Academic journal article Journal of Accountancy

Will Simpler Also Be Better? 7 Ways Reduced Complexity Will Affect the Financial Reporting World

Academic journal article Journal of Accountancy

Will Simpler Also Be Better? 7 Ways Reduced Complexity Will Affect the Financial Reporting World

Article excerpt

EXECUTIVE SUMMARY

* Standard setters and regulators recognize that complexity in accounting standards is leading to confusion among financial statement users while unnecessarily burdening financial statement preparers. Various initiatives aimed at simplifying accounting standards and financial reporting have been designed to reduce this complexity.

* Simplification efforts may benefit financial statement preparers. These changes will reduce costs for private companies, lead to more effective disclosures for public companies, and allow for a redeployment of finance resources to areas that can add value to organizations.

* The changes are coming quickly from multiple sources. Preparers and auditors need to stay informed to take advantage of opportunities for simplification that can help them and their clients.

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It should be no surprise that accounting standards have become more complex over the years. Transactions have become increasingly challenging as new products and services emerge and financial instruments become more complicated in a global economy Meanwhile, financial statement users' demands for more information in a more timely fashion have caused standard setters to create more disclosure requirements to provide additional transparency. As the amount of information in financial statements has grown, "simplification" and "reducing complexity" have become themes in recent years for regulators and accounting standard setters.

Standard setters and regulators are acutely aware that investors can be confused and preparers overwhelmed by the complexity of accounting standards and by the content and volume of information presented in financial statements. FASB, the International Accounting Standards Board, and the SEC all have ongoing projects related to simplification and reducing disclosure overload (see the sidebar "The Pursuit of Simplification"). The Financial Accounting Foundation's Private Company Council (PCC) has been working to modify GAAP for private companies to reduce unnecessary complexity, and the AICPA's Financial Reporting Framework for Small--and Medium-Sized Entities (FRF for SMEs) has been designed to give preparers a simple, cost-effective way to present non-GAAP financial statements.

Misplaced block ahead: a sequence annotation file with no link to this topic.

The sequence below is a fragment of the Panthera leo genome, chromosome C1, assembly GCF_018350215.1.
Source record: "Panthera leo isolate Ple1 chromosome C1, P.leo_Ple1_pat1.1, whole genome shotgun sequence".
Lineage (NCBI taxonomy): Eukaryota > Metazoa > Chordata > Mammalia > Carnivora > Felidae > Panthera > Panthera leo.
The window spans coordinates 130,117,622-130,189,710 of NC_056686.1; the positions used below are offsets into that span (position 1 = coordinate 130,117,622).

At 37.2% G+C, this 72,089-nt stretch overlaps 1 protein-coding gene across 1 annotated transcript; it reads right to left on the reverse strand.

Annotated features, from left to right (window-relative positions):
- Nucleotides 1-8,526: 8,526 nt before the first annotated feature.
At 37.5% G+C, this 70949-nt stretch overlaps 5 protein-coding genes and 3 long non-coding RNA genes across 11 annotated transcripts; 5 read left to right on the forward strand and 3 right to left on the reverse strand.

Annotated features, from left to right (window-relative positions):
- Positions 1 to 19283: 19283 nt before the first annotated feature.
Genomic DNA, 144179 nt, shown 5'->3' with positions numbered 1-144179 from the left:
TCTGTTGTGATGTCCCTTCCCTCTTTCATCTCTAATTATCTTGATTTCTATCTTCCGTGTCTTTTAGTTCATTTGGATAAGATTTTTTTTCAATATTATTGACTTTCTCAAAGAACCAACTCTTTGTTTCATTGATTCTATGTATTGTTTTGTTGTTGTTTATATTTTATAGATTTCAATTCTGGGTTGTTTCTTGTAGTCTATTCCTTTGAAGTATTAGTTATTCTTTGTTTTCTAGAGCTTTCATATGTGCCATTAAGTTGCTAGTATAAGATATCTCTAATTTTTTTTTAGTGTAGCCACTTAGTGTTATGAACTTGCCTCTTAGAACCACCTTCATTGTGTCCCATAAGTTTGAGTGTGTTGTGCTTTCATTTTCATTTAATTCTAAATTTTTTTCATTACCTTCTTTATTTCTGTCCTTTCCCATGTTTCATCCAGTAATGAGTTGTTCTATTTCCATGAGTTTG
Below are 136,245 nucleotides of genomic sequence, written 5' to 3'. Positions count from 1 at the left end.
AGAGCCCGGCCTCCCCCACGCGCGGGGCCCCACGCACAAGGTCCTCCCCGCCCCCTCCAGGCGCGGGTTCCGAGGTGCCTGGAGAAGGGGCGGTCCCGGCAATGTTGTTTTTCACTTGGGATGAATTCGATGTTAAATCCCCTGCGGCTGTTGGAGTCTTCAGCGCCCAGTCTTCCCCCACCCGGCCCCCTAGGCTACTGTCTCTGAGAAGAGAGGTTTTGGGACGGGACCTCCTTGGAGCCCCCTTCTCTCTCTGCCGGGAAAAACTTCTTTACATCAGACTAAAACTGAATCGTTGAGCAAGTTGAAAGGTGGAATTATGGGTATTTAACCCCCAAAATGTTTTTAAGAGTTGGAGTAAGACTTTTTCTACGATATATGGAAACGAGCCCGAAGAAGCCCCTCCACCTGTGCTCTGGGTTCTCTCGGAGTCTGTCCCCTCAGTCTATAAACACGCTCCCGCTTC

"Complexity in accounting is costly for both investors and companies," FASB Chairman Russell Golden said in December at the AICPA Conference on Current SEC and PCAOB Developments. "For investors, overly complex financial reports often obscure important information they need to make sound capital allocation decisions. For preparers, a complicated, unclear, hard-to-understand standard obscures its meaning. And even when an accounting treatment is clear, applying it can be lengthy, difficult, and expensive."

Any relief from complexity can make a difference. Company executives and finance teams often complain about regulatory overload. Sixty percent of CPA executives participating in an AICPA Business and Industry Economic Outlook Survey in 2013 said their current employees had been required to produce more or work more hours over the previous five years as a result of increased regulatory pressures. Simplified accounting standards can help lessen the burden on finance staffs that are busy with reporting, strategic, and compliance responsibilities.

The effort to reduce complexity is not without challenges, though. In some cases, organizational resistance to change can make any significant alteration to application of accounting standards a difficult proposition. The time and cost required to make changes, including implementation efforts and educating staff, management, and boards, may not be perceived to be worth the benefit (see the sidebar "Be Ready to Simplify"). In circumstances where, for instance, FASB has given private companies optional GAAP alternatives, companies and their CPAs may need to clearly explore the benefits and costs of each option. …

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